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About The commoner. (Lincoln, Neb.) 1901-1923 | View Entire Issue (Oct. 27, 1911)
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OCTOBER 27, 1S11
no intimation that the interest rate will be
lower than other banks, on the contrary compe
tition with them is distinctly disclaimed. But
the privilege of borrowing money from the re
serve bank la not given to all members, only to
those who are depositors and upon these deposits
no interest will be paid". If anything more could
be needed to discourage membership in the
association on the part of the great body of
banks in the country it will be found in the
classification of loans which the reserve banks
may make. All loans are to be confined to
those arising from commercial transactions,
generally called commercial paper, and theso
bills must not have more than twenty-eight days
"It may also purchase from depositor mem
bers a limited amount when conditions will war
rant it of acceptances of other banks or houses
of unquestioned financial responsibility, which
have a maturity not exceeding ninety days.
"These must also arise from commercial
transactions and be 'generally known in the
market as prime bills.'
"How many country banks, and for that mat
ter other banks, carry in their assets any con
siderable amount of this kind of paper?
"When a bank wishes to discount paper with
its city correspondent it does not have to search
through its bills for distinctively commercial
paper having only twenty-eight days to run, and
prime bills as described they would not be likely
to possess. Somewhat more liberal terms are
offered when paper is secured by collaterals and
indorsed by the local associations. The local
associations, however, only become active in
times of panics or severe emergencies, and as
these have occurred at intervals of only fifteen
or twenty years and may never occur again if
the preventives supplied are to do their work,
they need not be taken Into consideration. The
clearing house arrangement In the existing
Aldrich-Vreeland bill would be equally as effec
tive as the local association arrangement.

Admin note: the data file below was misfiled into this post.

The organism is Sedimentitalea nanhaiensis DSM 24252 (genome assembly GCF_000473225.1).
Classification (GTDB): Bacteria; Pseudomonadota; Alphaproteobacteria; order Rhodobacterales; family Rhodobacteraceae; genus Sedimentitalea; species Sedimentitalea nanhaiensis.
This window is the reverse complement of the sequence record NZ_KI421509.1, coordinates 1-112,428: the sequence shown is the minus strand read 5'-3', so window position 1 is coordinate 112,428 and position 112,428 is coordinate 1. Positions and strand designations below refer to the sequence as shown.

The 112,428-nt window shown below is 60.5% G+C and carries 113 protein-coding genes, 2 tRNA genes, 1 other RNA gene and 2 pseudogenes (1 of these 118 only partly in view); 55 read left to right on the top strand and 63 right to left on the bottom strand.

"The terms used in denning paper smack of
the city transactions, and only banks situated
in the large commercial and Industrial sections
of the country could supply the kind of paper
demanded. They only could make effective use
of the reserve bank. The attraction to theso
would not be the promised earnings of the re
serve bank which can not exceed 5 per cent on
the stock subscribed, but it would be the en
larged facilities this bank controlled by them
selves would afford in the operations of their
"That there would be a sufficient number of
these banks who would be Interested in taking
over the reserve bank, will be seen from the
following figures. The total capital and surplus
of the sixty-seven hundred national banks ex
clusive of the Pacific states Is about $1,500,000,
000. The thirty-nine banks in the city of New
York hold $250,000,000, or one-sixth of the
entire amount. One hundred thirty-nine banks
in the six cities of Boston, New York, Phila
delphia, Pittsburg, Chicago and St. Louis hold
about $500,000,000, or one-third of the total.
Add to these other large banks and trust com
panies t in the same cities and it can be seen
that although the number of banks joining may
not exceed two hundred and may be less the
capital required for the undertaking can easily
be obtained among this number.
"TheBe banks and these banks alone can
supply the class of paper demanded, and they
are the only ones whose interest it would be to
maintain deposits without Interest. No reserve
Is required from the reserve bank against the
deposits. It is required to hold in gold or law
ful money one-third of its circulation, but this
will impose no great hardship as a generous
government will at once deposit with It a sum
of gold and legal tenders more than sufficient
for the purpose. Balances in the reserve bank
will count as part of the cash reserves banks
are now required to keep on hand. The queer
result may follow that member banks will de
posit largely from this reserve and then 'by bor
rowing it from the reserve bank will have the
use of money which they are now compelled
to lock up in their safes and vaults.
"The banks forming the reserve association
would, of course manage and control the bank
the same as if It were a department of their
respective Institutions. Money borrowed from
the bank would not be like loans and discounts
obtained from other institutions who would
have power to call in or decline loans at in
convenient periods, but would be the same as
if borrowed from themselves, with their loan
ing power enormously Increased by the note
Issuing privilege, thereby indirectly conferred
upon them thrdugh the reserve bank. It will
bo conceded that the powers granted to the re
serve bank Itself aro so limited in thoir scope
that it could not of itself bocomo any dangoroiiB
menace to the public interest, in controlling as
it must the finances and business of tho coun
try. But in the schomo presented which seems
to meet the wildest dreams of flnanco a more
gigantio combination of bank capital will bo